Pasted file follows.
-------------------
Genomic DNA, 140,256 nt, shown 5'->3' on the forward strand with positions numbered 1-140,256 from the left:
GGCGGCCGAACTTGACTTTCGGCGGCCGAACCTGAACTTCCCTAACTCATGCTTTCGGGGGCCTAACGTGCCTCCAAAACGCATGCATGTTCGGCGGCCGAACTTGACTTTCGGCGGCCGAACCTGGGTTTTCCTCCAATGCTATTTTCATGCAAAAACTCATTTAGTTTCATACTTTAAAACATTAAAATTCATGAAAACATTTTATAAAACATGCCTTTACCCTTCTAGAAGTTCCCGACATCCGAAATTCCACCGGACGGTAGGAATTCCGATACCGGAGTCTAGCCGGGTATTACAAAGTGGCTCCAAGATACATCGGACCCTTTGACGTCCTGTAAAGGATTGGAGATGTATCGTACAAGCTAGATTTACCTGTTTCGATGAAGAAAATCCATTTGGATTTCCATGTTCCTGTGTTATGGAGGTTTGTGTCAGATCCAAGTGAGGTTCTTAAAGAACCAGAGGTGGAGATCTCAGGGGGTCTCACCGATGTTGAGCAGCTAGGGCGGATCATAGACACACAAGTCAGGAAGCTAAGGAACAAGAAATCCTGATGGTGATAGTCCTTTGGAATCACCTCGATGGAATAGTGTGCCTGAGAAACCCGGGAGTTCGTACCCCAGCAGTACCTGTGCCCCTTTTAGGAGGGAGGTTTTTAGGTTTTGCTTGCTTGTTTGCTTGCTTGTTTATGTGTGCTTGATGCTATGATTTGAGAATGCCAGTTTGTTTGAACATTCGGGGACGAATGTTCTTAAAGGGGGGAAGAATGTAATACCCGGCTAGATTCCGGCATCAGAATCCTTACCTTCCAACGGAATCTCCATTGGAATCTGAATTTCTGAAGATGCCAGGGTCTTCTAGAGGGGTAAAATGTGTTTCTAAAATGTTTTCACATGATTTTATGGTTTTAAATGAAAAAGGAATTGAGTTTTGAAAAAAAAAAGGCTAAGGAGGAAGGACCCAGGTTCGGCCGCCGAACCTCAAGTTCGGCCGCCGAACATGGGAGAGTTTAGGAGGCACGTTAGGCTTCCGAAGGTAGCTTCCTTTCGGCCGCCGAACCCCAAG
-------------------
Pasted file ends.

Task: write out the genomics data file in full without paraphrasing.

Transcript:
Genomic DNA, 140,256 nt, shown 5'->3' on the forward strand with positions numbered 1-140,256 from the left:
GGCGGCCGAACTTGACTTTCGGCGGCCGAACCTGAACTTCCCTAACTCATGCTTTCGGGGGCCTAACGTGCCTCCAAAACGCATGCATGTTCGGCGGCCGAACTTGACTTTCGGCGGCCGAACCTGGGTTTTCCTCCAATGCTATTTTCATGCAAAAACTCATTTAGTTTCATACTTTAAAACATTAAAATTCATGAAAACATTTTATAAAACATGCCTTTACCCTTCTAGAAGTTCCCGACATCCGAAATTCCACCGGACGGTAGGAATTCCGATACCGGAGTCTAGCCGGGTATTACAAAGTGGCTCCAAGATACATCGGACCCTTTGACGTCCTGTAAAGGATTGGAGATGTATCGTACAAGCTAGATTTACCTGTTTCGATGAAGAAAATCCATTTGGATTTCCATGTTCCTGTGTTATGGAGGTTTGTGTCAGATCCAAGTGAGGTTCTTAAAGAACCAGAGGTGGAGATCTCAGGGGGTCTCACCGATGTTGAGCAGCTAGGGCGGATCATAGACACACAAGTCAGGAAGCTAAGGAACAAGAAATCCTGATGGTGATAGTCCTTTGGAATCACCTCGATGGAATAGTGTGCCTGAGAAACCCGGGAGTTCGTACCCCAGCAGTACCTGTGCCCCTTTTAGGAGGGAGGTTTTTAGGTTTTGCTTGCTTGTTTGCTTGCTTGTTTATGTGTGCTTGATGCTATGATTTGAGAATGCCAGTTTGTTTGAACATTCGGGGACGAATGTTCTTAAAGGGGGGAAGAATGTAATACCCGGCTAGATTCCGGCATCAGAATCCTTACCTTCCAACGGAATCTCCATTGGAATCTGAATTTCTGAAGATGCCAGGGTCTTCTAGAGGGGTAAAATGTGTTTCTAAAATGTTTTCACATGATTTTATGGTTTTAAATGAAAAAGGAATTGAGTTTTGAAAAAAAAAAGGCTAAGGAGGAAGGACCCAGGTTCGGCCGCCGAACCTCAAGTTCGGCCGCCGAACATGGGAGAGTTTAGGAGGCACGTTAGGCTTCCGAAGGTAGCTTCCTTTCGGCCGCCGAACCCCAAG